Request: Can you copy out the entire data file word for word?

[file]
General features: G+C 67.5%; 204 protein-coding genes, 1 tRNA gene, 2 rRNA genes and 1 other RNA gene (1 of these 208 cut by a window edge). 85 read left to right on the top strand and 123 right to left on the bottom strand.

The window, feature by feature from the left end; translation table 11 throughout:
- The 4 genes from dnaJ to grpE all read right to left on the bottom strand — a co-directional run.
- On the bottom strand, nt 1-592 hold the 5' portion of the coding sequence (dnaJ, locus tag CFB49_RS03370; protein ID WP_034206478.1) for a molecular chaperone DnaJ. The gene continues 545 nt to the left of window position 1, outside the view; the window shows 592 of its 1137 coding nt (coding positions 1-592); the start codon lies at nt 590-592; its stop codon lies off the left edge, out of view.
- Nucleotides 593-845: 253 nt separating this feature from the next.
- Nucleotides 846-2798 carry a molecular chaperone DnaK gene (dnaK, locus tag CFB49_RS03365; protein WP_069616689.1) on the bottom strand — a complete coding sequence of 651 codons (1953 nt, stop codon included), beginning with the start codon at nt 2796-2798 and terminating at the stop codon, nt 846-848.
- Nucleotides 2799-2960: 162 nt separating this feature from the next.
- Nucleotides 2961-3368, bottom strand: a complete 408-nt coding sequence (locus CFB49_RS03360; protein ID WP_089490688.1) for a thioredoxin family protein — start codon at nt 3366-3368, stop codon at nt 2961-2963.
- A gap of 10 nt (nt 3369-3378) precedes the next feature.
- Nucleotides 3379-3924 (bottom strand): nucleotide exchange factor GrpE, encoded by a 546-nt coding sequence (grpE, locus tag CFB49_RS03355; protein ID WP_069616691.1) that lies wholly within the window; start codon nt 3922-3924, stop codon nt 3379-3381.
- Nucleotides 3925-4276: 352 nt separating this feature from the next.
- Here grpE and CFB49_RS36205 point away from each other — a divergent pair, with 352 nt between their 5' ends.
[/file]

General features: G+C 67.5%; 204 protein-coding genes, 1 tRNA gene, 2 rRNA genes and 1 other RNA gene (1 of these 208 cut by a window edge). 85 read left to right on the top strand and 123 right to left on the bottom strand.

The window, feature by feature from the left end; translation table 11 throughout:
- The 4 genes from dnaJ to grpE all read right to left on the bottom strand — a co-directional run.
- On the bottom strand, nt 1-592 hold the 5' portion of the coding sequence (dnaJ, locus tag CFB49_RS03370; protein ID WP_034206478.1) for a molecular chaperone DnaJ. The gene continues 545 nt to the left of window position 1, outside the view; the window shows 592 of its 1137 coding nt (coding positions 1-592); the start codon lies at nt 590-592; its stop codon lies off the left edge, out of view.
- Nucleotides 593-845: 253 nt separating this feature from the next.
- Nucleotides 846-2798 carry a molecular chaperone DnaK gene (dnaK, locus tag CFB49_RS03365; protein WP_069616689.1) on the bottom strand — a complete coding sequence of 651 codons (1953 nt, stop codon included), beginning with the start codon at nt 2796-2798 and terminating at the stop codon, nt 846-848.
- Nucleotides 2799-2960: 162 nt separating this feature from the next.
- Nucleotides 2961-3368, bottom strand: a complete 408-nt coding sequence (locus CFB49_RS03360; protein ID WP_089490688.1) for a thioredoxin family protein — start codon at nt 3366-3368, stop codon at nt 2961-2963.
- A gap of 10 nt (nt 3369-3378) precedes the next feature.
- Nucleotides 3379-3924 (bottom strand): nucleotide exchange factor GrpE, encoded by a 546-nt coding sequence (grpE, locus tag CFB49_RS03355; protein ID WP_069616691.1) that lies wholly within the window; start codon nt 3922-3924, stop codon nt 3379-3381.
- Nucleotides 3925-4276: 352 nt separating this feature from the next.
- Here grpE and CFB49_RS36205 point away from each other — a divergent pair, with 352 nt between their 5' ends.